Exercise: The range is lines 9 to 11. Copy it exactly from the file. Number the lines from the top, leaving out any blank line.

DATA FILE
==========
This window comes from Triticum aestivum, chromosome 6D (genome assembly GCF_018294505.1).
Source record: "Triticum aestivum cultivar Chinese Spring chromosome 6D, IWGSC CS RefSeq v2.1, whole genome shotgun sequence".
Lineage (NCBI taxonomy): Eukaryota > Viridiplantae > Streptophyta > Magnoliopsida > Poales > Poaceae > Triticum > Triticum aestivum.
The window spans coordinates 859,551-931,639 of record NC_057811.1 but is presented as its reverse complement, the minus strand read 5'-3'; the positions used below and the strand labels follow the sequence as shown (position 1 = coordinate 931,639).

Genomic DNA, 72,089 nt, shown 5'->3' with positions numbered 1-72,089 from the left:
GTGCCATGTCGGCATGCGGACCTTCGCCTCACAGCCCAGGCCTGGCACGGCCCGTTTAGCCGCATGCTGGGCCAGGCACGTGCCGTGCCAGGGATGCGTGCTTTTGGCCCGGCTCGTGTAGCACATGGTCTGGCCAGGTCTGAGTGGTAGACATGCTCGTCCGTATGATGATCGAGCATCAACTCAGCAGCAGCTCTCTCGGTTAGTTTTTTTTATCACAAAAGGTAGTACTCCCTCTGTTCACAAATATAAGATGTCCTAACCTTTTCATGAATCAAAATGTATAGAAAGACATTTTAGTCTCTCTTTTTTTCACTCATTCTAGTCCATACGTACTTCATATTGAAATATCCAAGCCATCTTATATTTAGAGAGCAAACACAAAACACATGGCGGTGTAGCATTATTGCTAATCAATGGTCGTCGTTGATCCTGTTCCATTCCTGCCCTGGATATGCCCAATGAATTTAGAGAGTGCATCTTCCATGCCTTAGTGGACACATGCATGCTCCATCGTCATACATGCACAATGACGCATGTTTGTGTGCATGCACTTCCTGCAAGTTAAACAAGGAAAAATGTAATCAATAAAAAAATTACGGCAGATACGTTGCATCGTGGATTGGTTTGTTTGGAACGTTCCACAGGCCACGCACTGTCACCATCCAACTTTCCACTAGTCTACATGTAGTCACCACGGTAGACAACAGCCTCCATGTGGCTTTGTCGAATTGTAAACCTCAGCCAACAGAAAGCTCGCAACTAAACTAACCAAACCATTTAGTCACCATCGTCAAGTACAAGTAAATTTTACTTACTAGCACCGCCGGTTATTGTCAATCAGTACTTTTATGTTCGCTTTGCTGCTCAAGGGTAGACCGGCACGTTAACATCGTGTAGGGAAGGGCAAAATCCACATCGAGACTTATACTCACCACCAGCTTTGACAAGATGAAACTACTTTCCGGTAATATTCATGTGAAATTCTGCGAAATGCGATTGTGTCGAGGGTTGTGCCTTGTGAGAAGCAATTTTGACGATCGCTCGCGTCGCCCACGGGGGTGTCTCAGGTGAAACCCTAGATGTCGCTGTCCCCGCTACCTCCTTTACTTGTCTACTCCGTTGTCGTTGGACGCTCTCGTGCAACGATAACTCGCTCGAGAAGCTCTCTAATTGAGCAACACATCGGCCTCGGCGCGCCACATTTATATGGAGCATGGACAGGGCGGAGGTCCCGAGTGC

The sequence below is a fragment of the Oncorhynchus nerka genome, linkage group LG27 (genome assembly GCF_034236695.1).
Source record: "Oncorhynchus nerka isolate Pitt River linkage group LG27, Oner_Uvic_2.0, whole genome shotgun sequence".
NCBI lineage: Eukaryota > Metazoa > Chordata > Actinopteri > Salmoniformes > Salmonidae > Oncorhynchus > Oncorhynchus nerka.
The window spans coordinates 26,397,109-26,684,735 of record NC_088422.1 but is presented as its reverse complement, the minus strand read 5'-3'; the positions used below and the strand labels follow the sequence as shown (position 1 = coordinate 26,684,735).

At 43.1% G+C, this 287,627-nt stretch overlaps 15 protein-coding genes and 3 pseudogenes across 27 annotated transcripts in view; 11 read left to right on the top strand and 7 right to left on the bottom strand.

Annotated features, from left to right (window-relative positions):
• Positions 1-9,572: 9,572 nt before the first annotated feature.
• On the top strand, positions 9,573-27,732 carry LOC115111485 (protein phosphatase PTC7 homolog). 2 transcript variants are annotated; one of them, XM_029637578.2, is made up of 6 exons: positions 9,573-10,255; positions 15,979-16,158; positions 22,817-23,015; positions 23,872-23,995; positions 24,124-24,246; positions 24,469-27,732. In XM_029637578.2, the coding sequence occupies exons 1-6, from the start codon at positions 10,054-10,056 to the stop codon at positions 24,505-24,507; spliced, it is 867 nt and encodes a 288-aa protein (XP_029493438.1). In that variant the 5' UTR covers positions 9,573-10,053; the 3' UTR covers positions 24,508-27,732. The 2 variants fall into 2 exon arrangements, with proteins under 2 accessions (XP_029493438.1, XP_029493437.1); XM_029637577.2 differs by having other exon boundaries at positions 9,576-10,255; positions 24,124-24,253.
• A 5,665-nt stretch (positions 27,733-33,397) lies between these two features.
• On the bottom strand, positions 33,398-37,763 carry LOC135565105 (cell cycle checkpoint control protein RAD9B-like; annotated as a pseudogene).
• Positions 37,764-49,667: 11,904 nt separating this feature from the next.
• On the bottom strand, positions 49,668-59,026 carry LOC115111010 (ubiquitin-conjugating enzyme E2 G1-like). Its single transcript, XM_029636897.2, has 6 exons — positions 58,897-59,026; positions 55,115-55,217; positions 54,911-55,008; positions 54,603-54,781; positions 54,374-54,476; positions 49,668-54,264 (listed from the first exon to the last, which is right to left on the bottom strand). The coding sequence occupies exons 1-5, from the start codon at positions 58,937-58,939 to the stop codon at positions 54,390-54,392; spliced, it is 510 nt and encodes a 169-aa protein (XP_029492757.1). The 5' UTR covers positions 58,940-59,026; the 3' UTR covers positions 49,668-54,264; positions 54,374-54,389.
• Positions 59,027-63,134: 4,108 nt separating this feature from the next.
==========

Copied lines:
NCBI lineage: Eukaryota > Metazoa > Chordata > Actinopteri > Salmoniformes > Salmonidae > Oncorhynchus > Oncorhynchus nerka.
The window spans coordinates 26,397,109-26,684,735 of record NC_088422.1 but is presented as its reverse complement, the minus strand read 5'-3'; the positions used below and the strand labels follow the sequence as shown (position 1 = coordinate 26,684,735).

At 43.1% G+C, this 287,627-nt stretch overlaps 15 protein-coding genes and 3 pseudogenes across 27 annotated transcripts in view; 11 read left to right on the top strand and 7 right to left on the bottom strand.